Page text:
I used to laugh at what locals considered “historic” when I first came to Canada. Stores boasting to have been in business for a mere twenty years and these “old” buildings dating back to the 1950s didn’t exactly impress me—the apartment where I grew up in France was at least a century older!
This is where living in the “new world” takes on new meaning.
This is not to say that there aren’t interesting historic sites in the region—Watson’s Mill is one example, and it’s actually pretty old, dating back to 1860.
Watson’s Mill can be found in Manotick, about 25 km from Ottawa. The local landmark, located on the banks of the Rideau River, on Dickinson Square, is one of the few remaining operating gristmills in Ontario and it’s open to the public.
The mill doesn’t seem that big from the outside. It’s a fairly non-descript limestone building facing the Rideau River and Long Island Locks.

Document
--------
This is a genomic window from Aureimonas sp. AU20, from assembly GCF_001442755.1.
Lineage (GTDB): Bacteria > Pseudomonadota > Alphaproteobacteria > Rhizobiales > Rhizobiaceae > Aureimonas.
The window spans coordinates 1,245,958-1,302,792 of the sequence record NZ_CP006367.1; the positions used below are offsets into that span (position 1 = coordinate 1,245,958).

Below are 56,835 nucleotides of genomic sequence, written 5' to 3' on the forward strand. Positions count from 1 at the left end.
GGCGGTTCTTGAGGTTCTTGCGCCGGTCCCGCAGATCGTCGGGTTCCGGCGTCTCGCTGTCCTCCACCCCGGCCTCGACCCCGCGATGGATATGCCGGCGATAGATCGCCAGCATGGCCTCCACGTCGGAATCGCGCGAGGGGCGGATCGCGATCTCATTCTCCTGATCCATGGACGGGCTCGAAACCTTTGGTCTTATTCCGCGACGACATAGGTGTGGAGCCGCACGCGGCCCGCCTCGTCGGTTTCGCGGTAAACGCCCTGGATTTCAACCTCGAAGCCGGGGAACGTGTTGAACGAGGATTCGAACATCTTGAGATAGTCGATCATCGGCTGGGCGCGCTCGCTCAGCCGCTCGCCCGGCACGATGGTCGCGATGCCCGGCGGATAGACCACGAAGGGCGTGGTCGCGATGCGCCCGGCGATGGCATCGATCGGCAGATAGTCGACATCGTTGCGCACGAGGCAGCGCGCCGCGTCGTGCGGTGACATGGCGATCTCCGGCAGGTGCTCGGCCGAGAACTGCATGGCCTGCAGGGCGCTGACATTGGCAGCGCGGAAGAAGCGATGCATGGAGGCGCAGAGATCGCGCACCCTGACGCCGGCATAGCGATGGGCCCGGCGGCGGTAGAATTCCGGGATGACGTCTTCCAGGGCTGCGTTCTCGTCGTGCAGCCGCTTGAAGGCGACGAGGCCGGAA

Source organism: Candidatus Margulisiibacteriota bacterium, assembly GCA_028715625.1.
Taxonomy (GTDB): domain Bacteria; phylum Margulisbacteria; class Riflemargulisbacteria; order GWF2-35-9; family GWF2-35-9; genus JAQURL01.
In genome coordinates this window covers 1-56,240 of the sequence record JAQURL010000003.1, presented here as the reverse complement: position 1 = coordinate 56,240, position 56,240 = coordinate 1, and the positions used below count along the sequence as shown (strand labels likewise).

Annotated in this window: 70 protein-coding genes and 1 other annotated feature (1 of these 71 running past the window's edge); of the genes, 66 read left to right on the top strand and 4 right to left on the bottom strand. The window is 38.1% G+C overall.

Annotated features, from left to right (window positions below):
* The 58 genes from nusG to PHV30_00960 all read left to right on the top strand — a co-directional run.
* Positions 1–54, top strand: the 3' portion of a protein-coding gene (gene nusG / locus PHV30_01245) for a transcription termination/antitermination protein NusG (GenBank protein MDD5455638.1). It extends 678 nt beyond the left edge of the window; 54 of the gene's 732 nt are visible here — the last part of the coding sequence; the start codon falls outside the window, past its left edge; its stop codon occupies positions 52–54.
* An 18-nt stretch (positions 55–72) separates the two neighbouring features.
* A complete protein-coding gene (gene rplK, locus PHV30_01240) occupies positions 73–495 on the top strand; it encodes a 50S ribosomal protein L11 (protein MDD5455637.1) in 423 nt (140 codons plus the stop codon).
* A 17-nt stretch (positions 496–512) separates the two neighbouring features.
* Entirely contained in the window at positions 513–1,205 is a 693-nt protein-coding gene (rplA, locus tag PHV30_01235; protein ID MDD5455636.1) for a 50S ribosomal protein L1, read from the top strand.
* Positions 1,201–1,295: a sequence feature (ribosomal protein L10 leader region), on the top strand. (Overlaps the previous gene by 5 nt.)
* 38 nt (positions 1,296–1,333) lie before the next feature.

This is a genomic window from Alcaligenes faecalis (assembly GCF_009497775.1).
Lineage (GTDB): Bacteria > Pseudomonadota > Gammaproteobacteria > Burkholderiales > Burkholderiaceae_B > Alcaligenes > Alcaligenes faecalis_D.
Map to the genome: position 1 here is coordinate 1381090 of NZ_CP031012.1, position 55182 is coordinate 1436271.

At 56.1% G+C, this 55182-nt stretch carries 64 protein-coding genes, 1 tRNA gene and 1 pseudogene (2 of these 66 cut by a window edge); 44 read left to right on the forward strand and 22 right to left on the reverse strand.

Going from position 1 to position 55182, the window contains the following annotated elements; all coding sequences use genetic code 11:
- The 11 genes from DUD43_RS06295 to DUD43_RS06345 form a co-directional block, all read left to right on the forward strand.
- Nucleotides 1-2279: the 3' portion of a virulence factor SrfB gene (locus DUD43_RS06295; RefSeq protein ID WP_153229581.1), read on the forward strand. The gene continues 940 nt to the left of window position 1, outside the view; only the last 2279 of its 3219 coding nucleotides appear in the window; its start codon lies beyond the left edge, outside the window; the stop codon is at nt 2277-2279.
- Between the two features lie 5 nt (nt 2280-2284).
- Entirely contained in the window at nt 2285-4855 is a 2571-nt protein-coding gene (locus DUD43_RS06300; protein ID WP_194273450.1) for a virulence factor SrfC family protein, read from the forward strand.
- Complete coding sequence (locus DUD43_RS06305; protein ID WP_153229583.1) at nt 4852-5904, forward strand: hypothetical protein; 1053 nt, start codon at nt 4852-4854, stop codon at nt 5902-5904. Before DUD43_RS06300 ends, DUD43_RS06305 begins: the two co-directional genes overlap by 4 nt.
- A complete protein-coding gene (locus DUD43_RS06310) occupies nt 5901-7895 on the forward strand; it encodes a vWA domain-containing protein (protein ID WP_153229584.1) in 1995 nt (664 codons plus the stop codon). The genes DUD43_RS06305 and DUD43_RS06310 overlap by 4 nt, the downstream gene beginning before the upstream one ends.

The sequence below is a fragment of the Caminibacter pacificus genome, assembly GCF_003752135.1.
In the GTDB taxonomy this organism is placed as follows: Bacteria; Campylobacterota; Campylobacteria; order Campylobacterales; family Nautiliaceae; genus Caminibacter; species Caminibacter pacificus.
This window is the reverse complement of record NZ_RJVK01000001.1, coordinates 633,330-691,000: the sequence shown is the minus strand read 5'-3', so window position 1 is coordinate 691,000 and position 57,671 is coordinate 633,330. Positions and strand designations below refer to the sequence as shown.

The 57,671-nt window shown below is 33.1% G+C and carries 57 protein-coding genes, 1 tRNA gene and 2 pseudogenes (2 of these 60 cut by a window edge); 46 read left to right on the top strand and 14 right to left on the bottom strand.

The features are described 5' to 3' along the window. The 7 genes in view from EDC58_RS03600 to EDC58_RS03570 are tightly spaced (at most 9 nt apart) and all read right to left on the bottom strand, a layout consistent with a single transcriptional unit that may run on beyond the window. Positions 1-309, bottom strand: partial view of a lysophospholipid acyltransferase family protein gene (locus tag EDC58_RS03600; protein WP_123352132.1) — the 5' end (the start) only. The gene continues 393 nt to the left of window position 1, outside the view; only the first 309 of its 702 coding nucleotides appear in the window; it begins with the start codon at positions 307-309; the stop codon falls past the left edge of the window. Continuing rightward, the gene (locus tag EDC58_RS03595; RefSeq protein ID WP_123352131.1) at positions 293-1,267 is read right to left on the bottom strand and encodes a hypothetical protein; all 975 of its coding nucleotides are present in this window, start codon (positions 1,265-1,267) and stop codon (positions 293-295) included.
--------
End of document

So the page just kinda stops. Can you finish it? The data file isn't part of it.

Once you step inside, the smell of old wood is unmissable. The mix of dust, wood and dampness reminded me of many hostels in Latin America. Flour and feed were being milled and the old machinery—turbines, milestones, hopper, grain elevators, garner bon, bolter, seed cleaner, and feed grinder—was working all full speed, still in working order.
Like most historical locations, Watson’s Mill is supposedly haunted by the ghost of Ann Crosby Currier, the second wife of the part-time owner of the mill. I didn’t get to see the ghost but the bowels of the mill did feel creepy because of the smell of old wood, the incessant grinding noise and the darkness. It took a little while for my eyes to get used to the shadowy light and I recoiled at the sight of the many huge spider webs all around me which, in a way, was creepier than seeing a ghost!